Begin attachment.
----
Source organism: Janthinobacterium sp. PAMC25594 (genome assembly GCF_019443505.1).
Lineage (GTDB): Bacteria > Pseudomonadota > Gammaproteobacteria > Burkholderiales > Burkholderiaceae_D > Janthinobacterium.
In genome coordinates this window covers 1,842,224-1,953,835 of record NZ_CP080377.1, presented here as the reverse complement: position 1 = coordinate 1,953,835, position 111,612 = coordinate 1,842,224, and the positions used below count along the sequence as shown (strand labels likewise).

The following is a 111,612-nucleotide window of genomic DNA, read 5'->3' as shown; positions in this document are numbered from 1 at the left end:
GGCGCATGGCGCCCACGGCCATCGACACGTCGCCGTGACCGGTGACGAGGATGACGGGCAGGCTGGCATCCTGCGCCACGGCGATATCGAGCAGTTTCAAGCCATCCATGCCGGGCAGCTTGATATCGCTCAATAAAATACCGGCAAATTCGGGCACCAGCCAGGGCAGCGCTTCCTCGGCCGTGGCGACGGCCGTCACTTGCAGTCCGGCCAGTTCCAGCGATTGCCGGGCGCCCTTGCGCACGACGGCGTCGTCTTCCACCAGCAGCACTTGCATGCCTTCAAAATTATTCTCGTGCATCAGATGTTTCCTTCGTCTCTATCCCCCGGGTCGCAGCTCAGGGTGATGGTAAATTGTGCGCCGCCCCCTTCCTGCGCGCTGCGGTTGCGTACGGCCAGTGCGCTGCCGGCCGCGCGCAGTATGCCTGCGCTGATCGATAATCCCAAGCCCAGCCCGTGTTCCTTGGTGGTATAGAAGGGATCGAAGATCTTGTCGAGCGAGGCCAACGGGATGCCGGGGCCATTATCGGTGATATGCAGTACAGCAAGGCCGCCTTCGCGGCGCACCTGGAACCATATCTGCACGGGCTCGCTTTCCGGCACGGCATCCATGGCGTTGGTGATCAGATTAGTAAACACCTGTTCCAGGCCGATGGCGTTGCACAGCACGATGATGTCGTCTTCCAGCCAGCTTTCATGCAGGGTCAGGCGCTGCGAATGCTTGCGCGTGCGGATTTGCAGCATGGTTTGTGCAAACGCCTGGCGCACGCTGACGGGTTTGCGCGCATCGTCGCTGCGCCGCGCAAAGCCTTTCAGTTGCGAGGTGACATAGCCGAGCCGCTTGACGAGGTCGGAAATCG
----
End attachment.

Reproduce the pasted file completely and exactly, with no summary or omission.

Source organism: Janthinobacterium sp. PAMC25594 (genome assembly GCF_019443505.1).
Lineage (GTDB): Bacteria > Pseudomonadota > Gammaproteobacteria > Burkholderiales > Burkholderiaceae_D > Janthinobacterium.
In genome coordinates this window covers 1,842,224-1,953,835 of record NZ_CP080377.1, presented here as the reverse complement: position 1 = coordinate 1,953,835, position 111,612 = coordinate 1,842,224, and the positions used below count along the sequence as shown (strand labels likewise).

The following is a 111,612-nucleotide window of genomic DNA, read 5'->3' as shown; positions in this document are numbered from 1 at the left end:
GGCGCATGGCGCCCACGGCCATCGACACGTCGCCGTGACCGGTGACGAGGATGACGGGCAGGCTGGCATCCTGCGCCACGGCGATATCGAGCAGTTTCAAGCCATCCATGCCGGGCAGCTTGATATCGCTCAATAAAATACCGGCAAATTCGGGCACCAGCCAGGGCAGCGCTTCCTCGGCCGTGGCGACGGCCGTCACTTGCAGTCCGGCCAGTTCCAGCGATTGCCGGGCGCCCTTGCGCACGACGGCGTCGTCTTCCACCAGCAGCACTTGCATGCCTTCAAAATTATTCTCGTGCATCAGATGTTTCCTTCGTCTCTATCCCCCGGGTCGCAGCTCAGGGTGATGGTAAATTGTGCGCCGCCCCCTTCCTGCGCGCTGCGGTTGCGTACGGCCAGTGCGCTGCCGGCCGCGCGCAGTATGCCTGCGCTGATCGATAATCCCAAGCCCAGCCCGTGTTCCTTGGTGGTATAGAAGGGATCGAAGATCTTGTCGAGCGAGGCCAACGGGATGCCGGGGCCATTATCGGTGATATGCAGTACAGCAAGGCCGCCTTCGCGGCGCACCTGGAACCATATCTGCACGGGCTCGCTTTCCGGCACGGCATCCATGGCGTTGGTGATCAGATTAGTAAACACCTGTTCCAGGCCGATGGCGTTGCACAGCACGATGATGTCGTCTTCCAGCCAGCTTTCATGCAGGGTCAGGCGCTGCGAATGCTTGCGCGTGCGGATTTGCAGCATGGTTTGTGCAAACGCCTGGCGCACGCTGACGGGTTTGCGCGCATCGTCGCTGCGCCGCGCAAAGCCTTTCAGTTGCGAGGTGACATAGCCGAGCCGCTTGACGAGGTCGGAAATCG